This video presentation (8 minutes and 15 seconds) shows a series of council leaders and chief executives talking about the LGA peer challenge process and how it has benefitted their council.
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Slide: Every council and fire and rescue service is entitled to a free peer challenge from the LGA between now and March 214.
Slide: County and unitary councils are also entitled to a free children's safeguarding LGA peer challenge.
Slide: We asked a selection of council leaders and chief executives to tell us about their experiences of the peer challenge process
Graham Farrant, Chief Executive, Thurrock Council (00:19 – 00:37):
My experience of the peer challenge was very positive and it was one that was geared to the needs of the council. I would recommend it to others to use. I would also say shaping the agenda carefully for those local priorities is the real difference between the peer challenge process and the previous inspection regime. That was really helpful, I would recommend it to our colleagues and I think every council should have one.
Manjeet Gill, Chief Executive, West Lindsay District Council (00:38 – 00:42):
The leader who was involved in our peer challenge was just spot on for what we needed.
Barry Quirk, Chief Executive, London Borough of Lewisham (00:42 – 00:55):
We're not here to inspect people, we're undertaking a benign examination. People that do the same sort of activity. We're not here to find fault or pick holes in what people do. We're here to help.
Sir Merrick Cockell, LGA chairman, (00:57 – 01:27):
Happily we've moved on from the days of endless inspectorate coming in and looking at the services we provide. We've moved on, though we've retained some in child protection and a few distinct areas, now we have peer challenge and that makes far more sense to look to ourselves to be capable of challenging our services, to learn from others and then question the way we do things.
Slide: What are the benefits of peers acting as critical friends?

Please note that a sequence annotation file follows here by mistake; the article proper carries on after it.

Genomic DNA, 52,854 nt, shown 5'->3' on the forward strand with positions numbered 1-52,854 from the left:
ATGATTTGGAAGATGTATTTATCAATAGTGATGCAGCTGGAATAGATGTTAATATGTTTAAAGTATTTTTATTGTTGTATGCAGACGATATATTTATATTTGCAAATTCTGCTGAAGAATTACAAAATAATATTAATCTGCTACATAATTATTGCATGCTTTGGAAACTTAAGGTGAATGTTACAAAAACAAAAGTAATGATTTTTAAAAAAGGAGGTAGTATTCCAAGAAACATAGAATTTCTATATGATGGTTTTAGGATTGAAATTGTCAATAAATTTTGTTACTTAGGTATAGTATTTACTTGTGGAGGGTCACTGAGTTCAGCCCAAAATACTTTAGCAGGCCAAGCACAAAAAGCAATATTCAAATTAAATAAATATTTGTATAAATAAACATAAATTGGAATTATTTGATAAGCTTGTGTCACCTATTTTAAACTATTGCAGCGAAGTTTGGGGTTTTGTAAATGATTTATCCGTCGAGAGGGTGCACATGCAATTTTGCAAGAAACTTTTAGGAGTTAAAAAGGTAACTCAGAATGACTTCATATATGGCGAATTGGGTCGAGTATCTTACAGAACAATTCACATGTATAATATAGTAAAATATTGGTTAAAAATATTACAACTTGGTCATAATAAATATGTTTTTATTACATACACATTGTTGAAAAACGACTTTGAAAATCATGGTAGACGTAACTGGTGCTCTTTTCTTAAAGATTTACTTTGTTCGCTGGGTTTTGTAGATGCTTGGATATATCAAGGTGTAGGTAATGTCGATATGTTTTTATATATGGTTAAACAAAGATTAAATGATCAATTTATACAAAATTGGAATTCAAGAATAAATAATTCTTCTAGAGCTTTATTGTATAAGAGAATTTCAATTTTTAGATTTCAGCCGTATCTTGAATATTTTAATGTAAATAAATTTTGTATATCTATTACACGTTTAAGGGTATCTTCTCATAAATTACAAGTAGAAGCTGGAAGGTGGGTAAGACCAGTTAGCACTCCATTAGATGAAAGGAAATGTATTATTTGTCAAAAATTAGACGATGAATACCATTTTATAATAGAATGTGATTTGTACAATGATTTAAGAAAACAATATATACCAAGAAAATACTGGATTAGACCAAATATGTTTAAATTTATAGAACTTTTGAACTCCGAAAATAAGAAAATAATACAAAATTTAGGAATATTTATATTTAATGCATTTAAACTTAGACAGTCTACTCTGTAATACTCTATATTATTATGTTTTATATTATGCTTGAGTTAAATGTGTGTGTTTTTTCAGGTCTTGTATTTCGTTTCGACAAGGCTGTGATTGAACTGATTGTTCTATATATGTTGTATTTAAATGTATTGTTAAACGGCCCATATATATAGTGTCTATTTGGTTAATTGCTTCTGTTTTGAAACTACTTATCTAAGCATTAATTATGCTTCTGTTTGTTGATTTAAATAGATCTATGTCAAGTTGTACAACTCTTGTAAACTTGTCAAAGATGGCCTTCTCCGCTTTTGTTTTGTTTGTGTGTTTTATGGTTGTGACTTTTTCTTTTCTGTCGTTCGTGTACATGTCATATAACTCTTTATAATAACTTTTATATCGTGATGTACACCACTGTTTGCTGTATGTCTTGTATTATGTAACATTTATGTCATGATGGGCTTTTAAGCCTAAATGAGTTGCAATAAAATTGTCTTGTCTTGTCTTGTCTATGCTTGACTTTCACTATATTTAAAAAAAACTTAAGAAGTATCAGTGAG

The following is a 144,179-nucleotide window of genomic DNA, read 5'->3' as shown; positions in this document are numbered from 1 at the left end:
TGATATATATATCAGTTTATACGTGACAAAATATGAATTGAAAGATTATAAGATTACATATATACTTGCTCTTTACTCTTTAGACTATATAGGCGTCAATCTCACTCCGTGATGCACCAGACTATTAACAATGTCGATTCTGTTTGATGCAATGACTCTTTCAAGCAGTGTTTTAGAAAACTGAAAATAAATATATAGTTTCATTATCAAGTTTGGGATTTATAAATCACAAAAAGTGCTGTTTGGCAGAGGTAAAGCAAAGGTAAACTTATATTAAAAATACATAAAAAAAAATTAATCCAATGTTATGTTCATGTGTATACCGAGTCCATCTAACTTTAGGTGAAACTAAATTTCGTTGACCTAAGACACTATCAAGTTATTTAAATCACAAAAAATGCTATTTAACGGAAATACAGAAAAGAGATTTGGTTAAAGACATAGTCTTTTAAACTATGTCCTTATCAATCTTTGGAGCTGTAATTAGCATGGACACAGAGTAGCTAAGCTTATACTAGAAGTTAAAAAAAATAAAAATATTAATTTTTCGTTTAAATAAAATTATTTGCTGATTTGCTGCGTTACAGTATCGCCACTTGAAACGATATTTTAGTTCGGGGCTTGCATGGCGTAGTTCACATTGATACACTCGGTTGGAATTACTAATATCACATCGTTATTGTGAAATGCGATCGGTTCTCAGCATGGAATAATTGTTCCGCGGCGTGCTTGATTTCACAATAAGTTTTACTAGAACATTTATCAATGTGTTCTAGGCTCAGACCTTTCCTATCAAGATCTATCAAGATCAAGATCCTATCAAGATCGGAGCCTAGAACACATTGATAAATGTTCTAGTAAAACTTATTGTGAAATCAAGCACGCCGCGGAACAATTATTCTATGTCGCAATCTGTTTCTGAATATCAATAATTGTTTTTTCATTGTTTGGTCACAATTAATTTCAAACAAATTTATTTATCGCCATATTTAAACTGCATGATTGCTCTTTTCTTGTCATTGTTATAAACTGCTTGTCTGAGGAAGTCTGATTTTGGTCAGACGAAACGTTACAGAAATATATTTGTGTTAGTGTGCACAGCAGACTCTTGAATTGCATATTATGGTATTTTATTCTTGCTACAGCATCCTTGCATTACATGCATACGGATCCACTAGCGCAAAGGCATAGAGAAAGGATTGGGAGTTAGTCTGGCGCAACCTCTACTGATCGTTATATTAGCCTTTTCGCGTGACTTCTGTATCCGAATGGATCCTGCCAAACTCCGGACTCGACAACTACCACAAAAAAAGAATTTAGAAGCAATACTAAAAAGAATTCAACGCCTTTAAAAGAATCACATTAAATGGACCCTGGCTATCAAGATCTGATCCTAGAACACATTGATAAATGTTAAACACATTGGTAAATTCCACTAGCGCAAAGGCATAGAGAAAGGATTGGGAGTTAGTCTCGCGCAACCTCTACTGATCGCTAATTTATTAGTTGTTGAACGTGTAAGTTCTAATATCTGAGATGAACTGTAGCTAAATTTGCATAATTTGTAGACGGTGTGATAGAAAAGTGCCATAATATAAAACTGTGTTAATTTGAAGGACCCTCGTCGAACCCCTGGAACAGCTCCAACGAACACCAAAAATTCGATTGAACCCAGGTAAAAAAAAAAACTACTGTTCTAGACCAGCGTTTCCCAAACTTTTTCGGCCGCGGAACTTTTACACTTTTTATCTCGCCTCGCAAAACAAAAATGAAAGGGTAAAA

Jim Dillon, Chief Executive, Scarborough Borough Council (01:33 – 01:53):
I think that the phrase 'critical friend' is really important because we are really there to help each other and understanding when it's a peer, someone who is almost in the same position as you from day-to-day, they've got a better understanding of what your issues are and usually share the same sort of problems you've got.
Sir Merrick Cockell (01:52 – 02:09):
With the vast pool of talent in local government it's absolute sense to draw from that and bring together teams of some of the most able people in local government and use their talents to help other to challenge their own services.
Cllr Alec Robertson, Leader Cornwall Council, (02:10 – 02:26):
The benefits of having peers from other authorities rather than an inspection is that they can almost be more honest. There's something about an inspection that makes anything in it very damning and negative, whereas a critical friend approach allows them to pull no punches.
Cllr Alan Farnell, Leader Warwickshire County Council, (02:27 – 03:02):
To have other colleagues from other authorities looking at your services is of great benefit because they are providing similar services themselves. None of us have invented the wheel. We can all learn from authorities and colleagues providing similar services to our own, and that's much better than a very rigid inspection regime from people who perhaps have had little or no contact with the services you provide in local government.
Cllr Roger Phillips, Leader Herefordshire Council (03:03 – 03:38):
I think one of the good things about the LGA peer challenge is that we need to clearly give confidence to government and to ourselves and our citizens and service users that we are a competent authority and in doing that there's no one better than people who do it themselves and that is why the teams are made up of executives and elected officers who know what it's like and not just from an inspection point of view, but actually living and breathing it so we know the practicalities involved and the real challenges.